It’s close to a month now that Bigg Boss, the Indian adaptation of the popular international reality show Big Brother, is on air on Colors. The channel, which is charging a 25 per cent premium on last season’s ad rates on the show, was expecting to improve its position (it is at number two now) in the Hindi general entertainment channels hierarchy.
But that has to wait due to an unexpected problem. On the day the TV viewership ratings were to come for the first week of Bigg Boss, broadcasters and advertising bodies decided to defer the ratings for nine weeks for a smooth transition into the digitised world. While independent media research company Ormax Media, and listing company, Whats on India, have said that the show’s brand recall is very high, advertisers and sponsors have no way to find out if the buzz around Bigg Boss is actually converting into high viewing.
But Raj Nayak, chief executive of the Hindi general entertainment channel, isn’t worried. “The nature of the beast is such that beyond a point nobody knows what will work and what won’t. You’ll have some hits and some misses and that is the reality in our business”, he says.
Last year in April, when he took over the responsibility of the channel, Nayak knew he was joining a channel which “probably has the strongest brand equity” in the GEC space. But he was also aware of the challenges.
Nayak had a tough task indeed. The brand was too closely identified with Rajesh Kamat who built it from scratch, took it to the No 1 position and left suddenly to join Peter Chernin as India CEO of CA Media. Within six months, Colors’ programming head Ashwini Yardi also decided to part ways. There was more. While competition from Sony Entertainment and Zee TV was increasing, Colors’ weekend programming was not working. Admits Nayak, “While we were consistent at number two on weekdays, our weekend programming was extremely weak.”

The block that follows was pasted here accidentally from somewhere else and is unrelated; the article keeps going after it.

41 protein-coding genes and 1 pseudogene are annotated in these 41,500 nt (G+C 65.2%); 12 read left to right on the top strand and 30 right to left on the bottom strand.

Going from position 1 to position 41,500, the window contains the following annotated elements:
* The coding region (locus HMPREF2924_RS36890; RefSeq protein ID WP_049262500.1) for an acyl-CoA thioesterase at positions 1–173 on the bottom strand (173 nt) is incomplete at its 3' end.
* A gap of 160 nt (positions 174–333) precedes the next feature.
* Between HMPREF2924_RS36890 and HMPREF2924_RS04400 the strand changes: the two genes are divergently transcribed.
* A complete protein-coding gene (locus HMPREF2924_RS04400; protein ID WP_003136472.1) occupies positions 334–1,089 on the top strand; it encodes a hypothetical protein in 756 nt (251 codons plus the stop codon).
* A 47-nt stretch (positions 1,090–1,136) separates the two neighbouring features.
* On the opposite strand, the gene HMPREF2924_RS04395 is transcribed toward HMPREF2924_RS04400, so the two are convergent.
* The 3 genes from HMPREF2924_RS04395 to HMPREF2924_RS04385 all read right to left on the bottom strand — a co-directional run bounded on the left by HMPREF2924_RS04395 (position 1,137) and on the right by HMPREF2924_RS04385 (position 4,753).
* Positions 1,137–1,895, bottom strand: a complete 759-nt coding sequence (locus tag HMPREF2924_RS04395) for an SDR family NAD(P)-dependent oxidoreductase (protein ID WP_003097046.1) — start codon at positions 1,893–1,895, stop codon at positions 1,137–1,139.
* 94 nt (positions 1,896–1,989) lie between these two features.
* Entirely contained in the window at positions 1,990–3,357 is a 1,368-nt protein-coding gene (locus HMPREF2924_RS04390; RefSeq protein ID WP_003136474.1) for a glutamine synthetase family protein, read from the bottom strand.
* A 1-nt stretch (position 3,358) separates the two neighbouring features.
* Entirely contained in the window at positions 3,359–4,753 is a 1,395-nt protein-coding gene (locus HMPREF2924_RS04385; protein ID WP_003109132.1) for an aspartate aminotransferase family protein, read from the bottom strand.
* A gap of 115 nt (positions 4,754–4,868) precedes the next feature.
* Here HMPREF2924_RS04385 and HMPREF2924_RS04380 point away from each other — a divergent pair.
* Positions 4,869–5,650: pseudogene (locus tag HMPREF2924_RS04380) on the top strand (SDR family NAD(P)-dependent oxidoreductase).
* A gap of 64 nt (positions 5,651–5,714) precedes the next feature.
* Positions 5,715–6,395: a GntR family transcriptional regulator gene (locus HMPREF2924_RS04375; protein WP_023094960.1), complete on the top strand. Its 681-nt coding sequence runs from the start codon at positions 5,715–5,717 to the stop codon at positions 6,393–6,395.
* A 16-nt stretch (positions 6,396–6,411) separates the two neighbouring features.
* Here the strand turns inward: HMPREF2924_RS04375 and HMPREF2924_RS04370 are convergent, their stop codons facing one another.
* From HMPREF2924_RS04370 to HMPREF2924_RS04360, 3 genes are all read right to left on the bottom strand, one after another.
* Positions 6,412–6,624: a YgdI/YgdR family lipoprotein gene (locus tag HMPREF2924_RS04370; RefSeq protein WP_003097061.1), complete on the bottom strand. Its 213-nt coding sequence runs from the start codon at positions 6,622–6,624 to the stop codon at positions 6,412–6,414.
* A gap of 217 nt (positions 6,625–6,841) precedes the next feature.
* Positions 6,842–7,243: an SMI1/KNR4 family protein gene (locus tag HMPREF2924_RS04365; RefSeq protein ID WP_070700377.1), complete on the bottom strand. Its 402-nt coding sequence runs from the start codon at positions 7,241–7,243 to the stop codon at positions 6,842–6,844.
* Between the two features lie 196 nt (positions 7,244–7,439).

But all that has changed. Just after the Indian Premier League this year, the channel launched four big non-fiction properties back-to-back. “We identified the weakness in our programming and realised that despite a very successful fiction line-up, the weekends were our weak spot. And given the dynamics of the business, we did not have the luxury of time to strengthen the weekends. So we went in with a bazooka”.
What Colors did was unheard of in this space. It launched four big reality/non-fiction shows – Jhalak Dikhhla Ja, Sur Kshetra, India’s Got Talent and Bigg Boss – in a span of three months. As a result, it doubled the viewership in weekend primetime. Non-primetime viewership during weekend jumped 50 per cent; and overall GRPs (gross rating points) of the channel went up. “It was a high risk game, but we went in with conviction,” Nayak says.
Today, Colors is back as a strong number two. But many say this has come at a huge cost. A top executive of a rival GEC channel says “Most of the reality shows on Colors are very high-cost and not monetisable. Two of them – Jhalak (three seasons) and Bigg Boss (first season)– were earlier on Sony Entertainment, but they could not monetise and had to let them go. So if they are burning cash to be there, it’s not the approach we would like to follow. We would rather follow the Zee TV approach to create a homegrown format like Sa Re Ga Ma Pa or a Dance India Dance and keep margins under control”.
Nayak, predictably, doesn’t agree. He says that the channel has “not increased its programming cost substantially” over the last year. “Viewers expect something different from brand Colors. We are very desi, but with international quality. While many of our shows are high cost, they are also high decibel and high impact. They bring in new audiences. And even if many of the reality shows do not recover cost, at Colors, we have mastered the art of monetising our properties well.”
But considering that the industry is not going to have TV ratings for over two months, will it not affect the channel and its clients? Allied Media COO P M Balakrishnan says, “Advertisers also use historic data before investing. And I am not seeing any panic from either the channel or any of the advertiser. Though the real rate cards will be up after December, I can say the industry is handling this very maturely.”
However, a senior media buyer, who did not wish to be identified, says that if advertisers are investing big money behind a show, they will want returns and ratings were a reliable barometer. “If the rating (when it comes) is less than what was anticipated, the channel will have to compensate. The relationship between clients and channels works on good faith.”
For Colors, the next two months should be smooth as Bigg Boss is expected to drive it along with the support of other fiction shows. But what is the road ahead? Says Nayak, “In this kind of cluttered environment, how to grow a network is a challenge for sure. We have to identify and create a fine balance between the fiction and non-fiction content. One has to be ready to experiment and offer differentiated programming.”